[Know your CWADS.]5b. The plan contains multiple statements that are not supported by accompanying data and are skewed to transit and non-motorized policy (a few examples include: people want expanded transit, congestion represents economic vitality, and focus on operating and maintenance to stay competitive). Statements related to improving the highway system are virtually non-existent.
Translation: Congestion is good? People don’t want to drive all the time any more? What nonsense! I’ve been living in CWADS for my entire life and never seen any evidence of any of this horse crap.

7.a.    The current revenue scenario plan predominantly focuses on MnPASS and preservation for the regional highway system and has limited vision related to strategic capacity enhancements.
    c.    There is not enough detail about the principal arterial needs in the region. The region lacks principal arterial capacity today and in the future based on established spacing guidelines, yet the TPP does not adequately address these needs.Translation: Money goes for roads. And not just any roads, but new roads. Like roads that weren't there before, and more lanes for them and even more lanes for these new roads that we already put lanes on. If money isn’t building new roads, what is it even doing? CWADS need new roads! CWADS has arterial needs! Haven’t you seen Trainspotting?

[Foreclosures in Carver County c. 2008]8b.    There is little to no recognition of key local and trunk highway “A” minor and non- freeway principal arterial needs in the region.
Translation: OK I told you about my arterial needs, but you don't know how deep these run. We especially need wide new roads that go past still strip malls and brand new big box stores to replace the older empty big box stores. Oh, and have symbolic but unusable sidewalks.

    a.    Counties are truly Minnesota's subject matter experts when it comes to addressing poverty, and the causes of poverty. But these policy plans demonstrate no recognition of this experience and proficiency. Additionally, the plans contain no data demonstrating the effectiveness of the included strategies.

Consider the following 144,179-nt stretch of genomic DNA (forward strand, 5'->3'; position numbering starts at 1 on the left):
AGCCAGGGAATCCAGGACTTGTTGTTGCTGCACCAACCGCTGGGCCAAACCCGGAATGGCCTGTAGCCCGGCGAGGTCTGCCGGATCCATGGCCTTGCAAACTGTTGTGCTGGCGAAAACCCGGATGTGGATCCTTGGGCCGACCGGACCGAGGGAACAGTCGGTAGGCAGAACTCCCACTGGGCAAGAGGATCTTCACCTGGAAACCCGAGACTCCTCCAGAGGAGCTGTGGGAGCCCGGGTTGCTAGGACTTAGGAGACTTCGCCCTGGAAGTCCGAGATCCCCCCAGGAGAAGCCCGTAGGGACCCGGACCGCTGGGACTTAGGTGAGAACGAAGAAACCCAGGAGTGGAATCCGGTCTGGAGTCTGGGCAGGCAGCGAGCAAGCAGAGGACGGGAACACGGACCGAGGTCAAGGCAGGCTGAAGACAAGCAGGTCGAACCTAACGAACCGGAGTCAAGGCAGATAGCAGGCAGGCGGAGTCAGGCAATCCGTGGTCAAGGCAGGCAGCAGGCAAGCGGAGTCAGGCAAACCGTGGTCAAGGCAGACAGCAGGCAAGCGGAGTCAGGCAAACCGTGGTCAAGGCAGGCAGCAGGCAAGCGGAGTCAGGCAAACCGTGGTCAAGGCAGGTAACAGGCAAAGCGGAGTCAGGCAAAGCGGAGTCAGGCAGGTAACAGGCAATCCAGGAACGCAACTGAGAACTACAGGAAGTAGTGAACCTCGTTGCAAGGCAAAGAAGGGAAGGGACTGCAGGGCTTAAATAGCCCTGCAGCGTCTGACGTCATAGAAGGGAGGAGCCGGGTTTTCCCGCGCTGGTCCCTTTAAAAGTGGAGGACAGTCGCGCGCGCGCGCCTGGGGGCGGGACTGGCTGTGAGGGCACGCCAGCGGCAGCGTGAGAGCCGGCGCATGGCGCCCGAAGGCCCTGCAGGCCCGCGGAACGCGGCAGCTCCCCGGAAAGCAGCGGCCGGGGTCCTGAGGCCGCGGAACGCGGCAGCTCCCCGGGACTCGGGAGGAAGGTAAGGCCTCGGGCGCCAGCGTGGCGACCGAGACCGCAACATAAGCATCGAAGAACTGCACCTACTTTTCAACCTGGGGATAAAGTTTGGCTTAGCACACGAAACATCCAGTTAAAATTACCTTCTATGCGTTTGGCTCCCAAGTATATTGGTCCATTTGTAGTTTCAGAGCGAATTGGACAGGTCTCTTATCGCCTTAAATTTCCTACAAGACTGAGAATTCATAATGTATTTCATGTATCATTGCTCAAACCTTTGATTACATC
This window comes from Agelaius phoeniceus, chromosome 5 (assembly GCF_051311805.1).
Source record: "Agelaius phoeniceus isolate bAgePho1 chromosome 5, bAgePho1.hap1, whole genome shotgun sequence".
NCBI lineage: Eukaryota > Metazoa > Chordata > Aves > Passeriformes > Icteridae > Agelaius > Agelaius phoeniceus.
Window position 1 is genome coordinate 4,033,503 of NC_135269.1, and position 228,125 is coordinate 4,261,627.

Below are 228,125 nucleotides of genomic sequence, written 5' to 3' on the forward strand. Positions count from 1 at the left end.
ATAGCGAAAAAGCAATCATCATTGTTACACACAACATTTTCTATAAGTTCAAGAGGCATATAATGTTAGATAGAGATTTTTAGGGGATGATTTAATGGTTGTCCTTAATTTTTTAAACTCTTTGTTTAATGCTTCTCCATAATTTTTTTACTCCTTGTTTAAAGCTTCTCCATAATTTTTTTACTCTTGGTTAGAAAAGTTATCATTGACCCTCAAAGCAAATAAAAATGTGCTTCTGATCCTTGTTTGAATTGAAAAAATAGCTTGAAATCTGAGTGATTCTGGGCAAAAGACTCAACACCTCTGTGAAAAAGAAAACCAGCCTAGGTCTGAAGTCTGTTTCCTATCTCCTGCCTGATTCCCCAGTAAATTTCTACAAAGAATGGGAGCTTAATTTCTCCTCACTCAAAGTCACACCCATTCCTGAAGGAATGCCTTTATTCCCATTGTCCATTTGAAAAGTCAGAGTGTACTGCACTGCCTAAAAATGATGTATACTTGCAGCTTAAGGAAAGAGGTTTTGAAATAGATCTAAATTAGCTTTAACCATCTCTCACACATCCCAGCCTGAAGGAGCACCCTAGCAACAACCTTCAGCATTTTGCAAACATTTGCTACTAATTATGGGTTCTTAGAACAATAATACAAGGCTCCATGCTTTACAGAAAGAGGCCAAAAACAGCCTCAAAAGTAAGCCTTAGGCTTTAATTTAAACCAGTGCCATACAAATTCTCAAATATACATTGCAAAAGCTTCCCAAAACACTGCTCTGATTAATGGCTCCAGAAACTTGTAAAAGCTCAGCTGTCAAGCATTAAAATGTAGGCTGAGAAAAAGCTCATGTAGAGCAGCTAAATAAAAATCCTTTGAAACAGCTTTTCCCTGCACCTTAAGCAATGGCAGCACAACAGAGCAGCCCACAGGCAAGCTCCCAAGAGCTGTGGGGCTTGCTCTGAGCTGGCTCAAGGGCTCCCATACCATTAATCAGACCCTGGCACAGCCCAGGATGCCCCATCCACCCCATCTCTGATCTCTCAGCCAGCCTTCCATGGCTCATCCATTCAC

Translation: You don’t know me! Oh my god you have no idea what it's like to drive in this hellhole. CWADS exurban highway engineers know what’s best for us. They love us like a lover should, with wide new roads and park and rides that make us feel loved even if we never use them personally. Nobody knows us like we know ourselves. Oh yeah.

[Abandoned K-Mart in New Hope.]10.a. The TPP does not recognize important resources suburban and rural counties contribute to improving and redeveloping the urban and urban centers and the entire region and State.Translation: Where would Minneapolis be without CWADS and our resources? You know, things like… people who go to stadium concerts and ride on Pedal Pubs. How would the Coen Brothers make fun of their home town without a supply of suburban clichés about places like Normandale? Where would you put your Cabelas-es?
Item #11: The TPP should highlight the importance of advancing both transportation and recreational bicycle trails.
    a.    Counties and cities have worked for many years to develop a regional and local recreational trail system and have invested significant local and federal funds to these networks.
    b.    Many county regional trails provide both recreation and transportation, paralleling the county and State roadways, yet will not have equal standing when competing for funding. Regional trail networks make important connections to schools, community centers, parks, and activity centers that can be reached by bicycling and walking.